Ideologically-based contact avoidance during a pandemic: Blunt or selective distancing from “others”?

Gordon Hodson, Rose Meleady

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This project sought to understand when ideology is relevant (or not) to predicting contact avoidance of ‘others’ during the COVID-19 pandemic. Right-leaning ideologies (political conservatism, right-wing authoritarianism, social dominance orientation) were not expected to predict greater contact avoidance per se, but rather exhibit selective avoidance of outgroup (vs. ingroup) members. White British participated in one exploratory (Study 1 N = 364) and two pre-registered (Study 2 N = 431, Study 3 N = 700) studies. As expected, right-leaning ideologies were significantly stronger predictors of greater preferred personal distance and contact discomfort regarding foreign outgroups (vs. British ingroup) in Studies 1 and 3 (partially supported in Study 2). Ideology rarely predicted ingroup reactions. This Ideology × Target pattern was itself not moderated by the perceived COVID-19 threat. Pre-pandemic theorizing that heightened behavioural immune system responses are associated with heightened right-leaning ideologies appear insufficient for use in actual pandemic contexts, especially when highly politicized.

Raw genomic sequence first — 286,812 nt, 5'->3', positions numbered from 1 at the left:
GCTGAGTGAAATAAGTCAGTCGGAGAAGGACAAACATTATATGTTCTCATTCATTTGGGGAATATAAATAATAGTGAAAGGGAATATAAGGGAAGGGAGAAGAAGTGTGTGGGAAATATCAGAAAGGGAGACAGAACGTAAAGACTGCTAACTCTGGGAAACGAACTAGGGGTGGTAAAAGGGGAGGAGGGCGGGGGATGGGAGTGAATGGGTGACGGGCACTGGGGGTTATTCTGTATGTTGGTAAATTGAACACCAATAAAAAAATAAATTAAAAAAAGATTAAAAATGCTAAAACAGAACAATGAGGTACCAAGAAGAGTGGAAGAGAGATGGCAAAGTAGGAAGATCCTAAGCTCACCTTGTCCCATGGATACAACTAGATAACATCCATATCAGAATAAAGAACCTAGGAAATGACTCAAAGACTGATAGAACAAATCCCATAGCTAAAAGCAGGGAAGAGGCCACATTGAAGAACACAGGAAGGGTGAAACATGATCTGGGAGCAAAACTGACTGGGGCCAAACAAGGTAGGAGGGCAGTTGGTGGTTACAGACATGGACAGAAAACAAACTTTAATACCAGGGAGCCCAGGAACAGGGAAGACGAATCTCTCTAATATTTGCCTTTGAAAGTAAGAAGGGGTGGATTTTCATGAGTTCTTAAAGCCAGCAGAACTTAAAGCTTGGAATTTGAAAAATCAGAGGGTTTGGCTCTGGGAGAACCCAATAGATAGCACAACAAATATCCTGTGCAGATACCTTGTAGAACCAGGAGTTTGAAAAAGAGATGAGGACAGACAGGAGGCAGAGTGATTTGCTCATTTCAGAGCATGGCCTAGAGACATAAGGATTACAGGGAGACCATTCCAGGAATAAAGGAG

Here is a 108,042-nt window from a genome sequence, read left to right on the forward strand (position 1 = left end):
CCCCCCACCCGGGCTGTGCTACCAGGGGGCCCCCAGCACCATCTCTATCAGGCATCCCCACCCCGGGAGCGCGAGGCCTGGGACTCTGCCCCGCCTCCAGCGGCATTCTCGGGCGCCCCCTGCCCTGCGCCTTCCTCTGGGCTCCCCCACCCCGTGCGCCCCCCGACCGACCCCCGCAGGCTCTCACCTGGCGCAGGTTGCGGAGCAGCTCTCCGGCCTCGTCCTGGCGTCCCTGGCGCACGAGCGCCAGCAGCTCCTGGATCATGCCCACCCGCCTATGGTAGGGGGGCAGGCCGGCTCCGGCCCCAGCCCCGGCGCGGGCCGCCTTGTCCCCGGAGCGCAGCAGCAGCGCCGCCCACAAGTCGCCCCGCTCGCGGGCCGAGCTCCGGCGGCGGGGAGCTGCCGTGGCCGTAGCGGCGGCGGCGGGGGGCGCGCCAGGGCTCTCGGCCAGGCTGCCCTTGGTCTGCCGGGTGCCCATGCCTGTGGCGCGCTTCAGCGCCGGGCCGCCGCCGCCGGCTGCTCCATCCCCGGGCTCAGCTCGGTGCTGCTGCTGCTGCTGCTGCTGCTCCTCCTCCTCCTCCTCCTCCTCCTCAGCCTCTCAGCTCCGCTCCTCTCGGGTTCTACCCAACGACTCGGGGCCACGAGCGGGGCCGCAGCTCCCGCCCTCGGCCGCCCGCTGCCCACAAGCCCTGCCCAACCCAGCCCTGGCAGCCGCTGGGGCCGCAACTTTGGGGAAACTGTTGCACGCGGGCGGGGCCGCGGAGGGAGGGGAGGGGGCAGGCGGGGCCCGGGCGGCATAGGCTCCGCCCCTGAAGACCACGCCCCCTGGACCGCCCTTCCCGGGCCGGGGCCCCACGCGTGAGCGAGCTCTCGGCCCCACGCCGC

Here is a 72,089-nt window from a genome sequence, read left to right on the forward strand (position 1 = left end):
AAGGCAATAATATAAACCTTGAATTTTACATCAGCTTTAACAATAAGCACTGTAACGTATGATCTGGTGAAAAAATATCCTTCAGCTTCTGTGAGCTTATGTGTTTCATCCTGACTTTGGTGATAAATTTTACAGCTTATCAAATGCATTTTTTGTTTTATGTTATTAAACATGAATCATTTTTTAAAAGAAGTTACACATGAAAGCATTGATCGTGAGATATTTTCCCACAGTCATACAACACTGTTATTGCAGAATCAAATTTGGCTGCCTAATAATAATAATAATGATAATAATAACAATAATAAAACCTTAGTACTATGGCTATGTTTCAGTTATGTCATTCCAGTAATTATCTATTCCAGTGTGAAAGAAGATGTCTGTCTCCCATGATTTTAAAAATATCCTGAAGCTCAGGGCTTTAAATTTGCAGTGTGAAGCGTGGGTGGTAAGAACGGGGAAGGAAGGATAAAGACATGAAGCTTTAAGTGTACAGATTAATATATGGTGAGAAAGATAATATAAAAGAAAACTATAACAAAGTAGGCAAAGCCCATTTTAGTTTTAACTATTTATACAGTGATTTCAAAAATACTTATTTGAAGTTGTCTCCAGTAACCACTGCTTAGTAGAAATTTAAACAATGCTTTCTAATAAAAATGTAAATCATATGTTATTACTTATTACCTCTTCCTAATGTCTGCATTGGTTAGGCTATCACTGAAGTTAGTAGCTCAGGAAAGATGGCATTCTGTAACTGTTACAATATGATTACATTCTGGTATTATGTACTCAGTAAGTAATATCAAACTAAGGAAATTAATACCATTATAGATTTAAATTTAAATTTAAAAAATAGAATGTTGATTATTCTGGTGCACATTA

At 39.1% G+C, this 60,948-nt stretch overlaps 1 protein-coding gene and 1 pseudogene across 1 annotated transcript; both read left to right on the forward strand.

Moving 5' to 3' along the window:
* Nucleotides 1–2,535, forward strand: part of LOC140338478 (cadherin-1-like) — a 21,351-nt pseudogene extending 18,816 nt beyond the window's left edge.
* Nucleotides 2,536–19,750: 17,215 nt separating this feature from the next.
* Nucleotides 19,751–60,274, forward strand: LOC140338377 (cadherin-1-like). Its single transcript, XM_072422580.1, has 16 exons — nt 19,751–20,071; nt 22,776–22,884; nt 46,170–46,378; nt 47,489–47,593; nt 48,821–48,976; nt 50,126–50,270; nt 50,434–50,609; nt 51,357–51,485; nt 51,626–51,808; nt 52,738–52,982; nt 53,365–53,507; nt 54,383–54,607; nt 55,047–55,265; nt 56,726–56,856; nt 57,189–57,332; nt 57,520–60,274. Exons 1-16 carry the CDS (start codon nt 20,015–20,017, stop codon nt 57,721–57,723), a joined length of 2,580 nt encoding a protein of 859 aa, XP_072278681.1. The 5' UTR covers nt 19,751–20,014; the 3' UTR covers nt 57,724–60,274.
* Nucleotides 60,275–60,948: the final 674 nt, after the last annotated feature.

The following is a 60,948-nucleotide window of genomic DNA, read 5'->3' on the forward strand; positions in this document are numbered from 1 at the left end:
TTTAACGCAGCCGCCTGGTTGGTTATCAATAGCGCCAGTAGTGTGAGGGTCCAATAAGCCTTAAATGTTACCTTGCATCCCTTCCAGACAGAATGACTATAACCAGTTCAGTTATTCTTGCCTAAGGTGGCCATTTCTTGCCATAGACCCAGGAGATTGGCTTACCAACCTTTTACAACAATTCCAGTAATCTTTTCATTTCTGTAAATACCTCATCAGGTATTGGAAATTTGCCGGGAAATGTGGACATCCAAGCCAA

Original languageEnglish
Pages (from-to)823-845
Number of pages23
JournalEuropean Journal of Social Psychology
Issue number5
Early online date9 Mar 2023
Publication statusPublished - Aug 2023


  • Ideology
  • Covid-19
  • Contact-avoidance
  • Behavioural immune system
  • COVID-19
  • contact avoidance
  • behavioural immune system
  • ideology

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